There are many who realize the value of an illustrative device, and are on the lookout for ways to illustrate sermons that do not easily lend themselves to illustration. We have found the device pictured here, and which I shall describe in detail, a very effective way of illustrating the subject "Signs of Christ's Coming in Our Day."
The fourteen signposts that show we are nearing the coming of Christ are readily recognized as those that appeared on the back of the Home Bible Course lesson (old edition) on the subject. These signposts are arranged so that they become an acrostic spelling out the words "CHRIST IS COMING."
The signposts are covered with paper at the beginning of the lecture, and then uncovered one by one as the lecture progresses. These four teen signs are used as the outline for the sermon. The large letters that spell out the words "CHRIST IS COMING" are cut out of fluorescent cloth. After the last sign has been un covered, the statement is made that "all these fourteen" signs clearly indicate that Christ is coming in our day." At the precise moment when these words are spoken all the lights in the auditorium are turned off. A fluorescent advertising light (the invisible or black light used in advertising displays), which is focused on the signs, lights up the letters "CHRIST IS COMING" in a brilliant red. The audience, startled, becomes perfectly quiet as the people are led to do some serious thinking, with only these words burning out in brilliant red letters in the darkened auditorium. The speaker makes his appeal at this opportune moment.
The signs are made of plywood that is six by eighteen inches, screwed to the signposts, which are made of one-inch round. The base is made of two-by-four-inch material, with holes drilled for the signposts to fit into. The holes are drilled so that each sign will fit in front of the preceding sign. The base is in two parts for ease in transporting. The signs can be brought in one by one as the lecture progresses, but we find that it is less distracting to the audience if they are placed beforehand and covered. Papers covering the signs are then re moved one by one at the right moment.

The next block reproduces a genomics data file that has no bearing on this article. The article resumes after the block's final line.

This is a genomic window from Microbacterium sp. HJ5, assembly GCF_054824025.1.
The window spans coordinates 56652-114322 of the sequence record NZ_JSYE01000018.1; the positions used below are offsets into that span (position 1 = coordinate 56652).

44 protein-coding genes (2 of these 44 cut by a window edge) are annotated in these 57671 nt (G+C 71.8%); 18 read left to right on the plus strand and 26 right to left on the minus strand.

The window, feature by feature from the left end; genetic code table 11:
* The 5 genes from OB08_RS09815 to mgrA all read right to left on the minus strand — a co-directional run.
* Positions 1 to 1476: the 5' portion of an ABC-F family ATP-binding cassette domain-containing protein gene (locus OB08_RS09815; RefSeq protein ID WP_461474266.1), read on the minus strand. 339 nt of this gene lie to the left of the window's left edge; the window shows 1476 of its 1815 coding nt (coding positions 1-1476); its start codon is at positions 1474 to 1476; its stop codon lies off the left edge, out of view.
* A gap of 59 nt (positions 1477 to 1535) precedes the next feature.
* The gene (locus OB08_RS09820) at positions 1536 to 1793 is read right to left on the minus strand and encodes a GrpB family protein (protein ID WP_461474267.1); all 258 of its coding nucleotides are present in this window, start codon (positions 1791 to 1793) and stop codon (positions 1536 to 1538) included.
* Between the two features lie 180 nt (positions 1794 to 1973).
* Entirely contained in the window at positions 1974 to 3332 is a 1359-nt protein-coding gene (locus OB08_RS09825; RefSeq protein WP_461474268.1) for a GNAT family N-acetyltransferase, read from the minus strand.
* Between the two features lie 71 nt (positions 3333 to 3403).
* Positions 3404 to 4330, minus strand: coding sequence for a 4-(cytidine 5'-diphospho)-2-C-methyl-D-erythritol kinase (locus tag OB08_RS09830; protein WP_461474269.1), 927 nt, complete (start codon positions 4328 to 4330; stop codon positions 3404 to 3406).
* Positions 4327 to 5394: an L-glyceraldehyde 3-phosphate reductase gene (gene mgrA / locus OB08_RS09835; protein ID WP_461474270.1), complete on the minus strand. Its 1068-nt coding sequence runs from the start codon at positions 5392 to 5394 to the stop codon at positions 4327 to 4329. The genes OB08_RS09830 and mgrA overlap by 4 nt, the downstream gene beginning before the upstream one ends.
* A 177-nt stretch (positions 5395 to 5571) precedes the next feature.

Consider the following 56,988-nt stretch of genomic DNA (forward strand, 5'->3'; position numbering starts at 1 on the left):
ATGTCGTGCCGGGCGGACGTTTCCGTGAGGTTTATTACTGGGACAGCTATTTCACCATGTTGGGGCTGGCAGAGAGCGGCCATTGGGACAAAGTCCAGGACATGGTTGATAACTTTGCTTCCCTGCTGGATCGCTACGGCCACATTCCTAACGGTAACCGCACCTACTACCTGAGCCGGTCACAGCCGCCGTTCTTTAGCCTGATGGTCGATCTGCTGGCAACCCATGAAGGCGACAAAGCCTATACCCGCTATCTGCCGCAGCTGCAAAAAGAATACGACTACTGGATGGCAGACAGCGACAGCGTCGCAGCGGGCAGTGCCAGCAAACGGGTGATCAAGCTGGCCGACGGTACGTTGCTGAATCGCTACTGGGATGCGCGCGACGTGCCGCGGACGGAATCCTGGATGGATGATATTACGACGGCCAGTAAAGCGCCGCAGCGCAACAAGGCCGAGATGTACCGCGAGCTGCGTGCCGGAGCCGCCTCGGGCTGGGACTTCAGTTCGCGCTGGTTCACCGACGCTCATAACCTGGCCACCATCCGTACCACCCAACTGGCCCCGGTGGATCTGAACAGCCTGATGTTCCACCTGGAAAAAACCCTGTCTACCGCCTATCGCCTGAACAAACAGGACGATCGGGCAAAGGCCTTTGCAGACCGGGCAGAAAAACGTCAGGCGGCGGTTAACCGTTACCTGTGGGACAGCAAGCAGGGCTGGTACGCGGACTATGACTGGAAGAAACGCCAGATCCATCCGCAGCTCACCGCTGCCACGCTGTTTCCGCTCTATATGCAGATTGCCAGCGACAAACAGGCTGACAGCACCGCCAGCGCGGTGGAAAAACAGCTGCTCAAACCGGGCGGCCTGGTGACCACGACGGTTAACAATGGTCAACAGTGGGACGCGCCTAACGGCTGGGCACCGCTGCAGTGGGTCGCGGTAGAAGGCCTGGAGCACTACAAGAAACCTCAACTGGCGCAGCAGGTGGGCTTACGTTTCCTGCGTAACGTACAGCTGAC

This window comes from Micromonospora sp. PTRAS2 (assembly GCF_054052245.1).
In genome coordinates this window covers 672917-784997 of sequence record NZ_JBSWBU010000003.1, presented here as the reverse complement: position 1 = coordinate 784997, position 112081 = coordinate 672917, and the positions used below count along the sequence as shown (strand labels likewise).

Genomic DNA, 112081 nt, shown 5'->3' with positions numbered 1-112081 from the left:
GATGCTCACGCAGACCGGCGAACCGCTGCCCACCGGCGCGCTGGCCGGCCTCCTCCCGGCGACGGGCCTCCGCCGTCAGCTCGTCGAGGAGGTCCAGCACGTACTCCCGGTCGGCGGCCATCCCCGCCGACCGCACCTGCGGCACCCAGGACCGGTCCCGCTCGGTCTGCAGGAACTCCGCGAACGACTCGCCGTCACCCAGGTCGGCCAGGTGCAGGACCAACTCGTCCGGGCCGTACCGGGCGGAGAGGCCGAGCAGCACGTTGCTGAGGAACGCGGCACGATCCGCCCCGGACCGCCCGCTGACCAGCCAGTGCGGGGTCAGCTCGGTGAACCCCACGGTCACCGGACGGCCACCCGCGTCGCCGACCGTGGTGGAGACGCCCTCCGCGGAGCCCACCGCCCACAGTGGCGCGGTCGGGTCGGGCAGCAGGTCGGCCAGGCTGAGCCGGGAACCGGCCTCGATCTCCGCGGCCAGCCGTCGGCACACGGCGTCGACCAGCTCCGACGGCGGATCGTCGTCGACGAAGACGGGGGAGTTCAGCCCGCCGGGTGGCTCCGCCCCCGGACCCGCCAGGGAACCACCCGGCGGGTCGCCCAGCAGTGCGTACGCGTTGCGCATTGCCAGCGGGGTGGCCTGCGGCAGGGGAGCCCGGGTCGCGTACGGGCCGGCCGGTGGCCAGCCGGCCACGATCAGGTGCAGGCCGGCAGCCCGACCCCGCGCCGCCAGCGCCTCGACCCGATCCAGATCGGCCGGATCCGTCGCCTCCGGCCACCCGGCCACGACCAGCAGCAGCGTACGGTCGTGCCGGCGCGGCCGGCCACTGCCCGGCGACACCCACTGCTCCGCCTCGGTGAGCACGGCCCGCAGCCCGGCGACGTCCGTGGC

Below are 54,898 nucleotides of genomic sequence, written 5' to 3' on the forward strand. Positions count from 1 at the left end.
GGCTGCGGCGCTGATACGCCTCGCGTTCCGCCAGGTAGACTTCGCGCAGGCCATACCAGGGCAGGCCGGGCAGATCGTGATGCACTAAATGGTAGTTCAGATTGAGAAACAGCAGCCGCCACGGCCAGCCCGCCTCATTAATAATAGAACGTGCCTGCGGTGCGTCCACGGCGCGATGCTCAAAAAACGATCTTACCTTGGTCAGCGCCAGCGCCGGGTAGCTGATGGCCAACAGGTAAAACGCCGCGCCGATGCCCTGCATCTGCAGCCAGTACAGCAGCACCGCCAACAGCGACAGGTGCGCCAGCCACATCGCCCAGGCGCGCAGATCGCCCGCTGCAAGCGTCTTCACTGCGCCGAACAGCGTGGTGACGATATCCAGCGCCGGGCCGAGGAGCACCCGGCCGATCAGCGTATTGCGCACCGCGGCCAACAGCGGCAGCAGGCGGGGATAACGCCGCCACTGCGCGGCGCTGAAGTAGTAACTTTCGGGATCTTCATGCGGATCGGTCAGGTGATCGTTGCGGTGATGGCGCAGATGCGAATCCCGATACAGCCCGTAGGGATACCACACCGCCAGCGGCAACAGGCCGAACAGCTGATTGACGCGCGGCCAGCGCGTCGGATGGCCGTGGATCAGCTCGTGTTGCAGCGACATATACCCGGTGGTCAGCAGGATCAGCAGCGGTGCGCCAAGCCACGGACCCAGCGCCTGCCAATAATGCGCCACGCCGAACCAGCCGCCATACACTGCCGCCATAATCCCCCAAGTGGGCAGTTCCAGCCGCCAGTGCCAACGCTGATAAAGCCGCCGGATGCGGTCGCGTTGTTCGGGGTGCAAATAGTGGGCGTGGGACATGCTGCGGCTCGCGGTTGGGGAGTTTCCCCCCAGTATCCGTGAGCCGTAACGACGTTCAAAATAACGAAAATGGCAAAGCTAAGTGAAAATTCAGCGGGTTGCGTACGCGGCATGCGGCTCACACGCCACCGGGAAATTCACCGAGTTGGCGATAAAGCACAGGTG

The fluorescent sign cloth and the fluorescent advertising light may be procured through an advertising art supply store. The cloth sells for about one dollar a yard. The lights retail from ten to twenty dollars. The small black letters used on the rest of the sign, which are not intended to be fluorescent, are two-inch gummed letters. (They are made by the Tablet Ticket Company, 1021 West Adams Street, Chicago 7, Illinois.) These were introduced to the field in the columns of THE MINISTRY a year or two ago. They are inexpensive and can readily be used for sign work when a sign painter is expensive or not available. Stencils available from an art supply store can be used for cutting out the five-inch letters that are used for the words "CHRIST IS COMING."
I patterned my device after one similar to this but with the words "CHRIST IS COM ING" illuminated by light boxes from behind. This is workable if it is the best that can be done, but it has its disadvantages in the complicated electrical hookup for the removable signs as well as the fact that the letters when illuminated are not nearly so brilliant as the fluorescent letters that are illuminated from the front with the black light. In the long run it would be about as expensive to procure all the electrical sockets and connections as it would be to purchase an advertising light.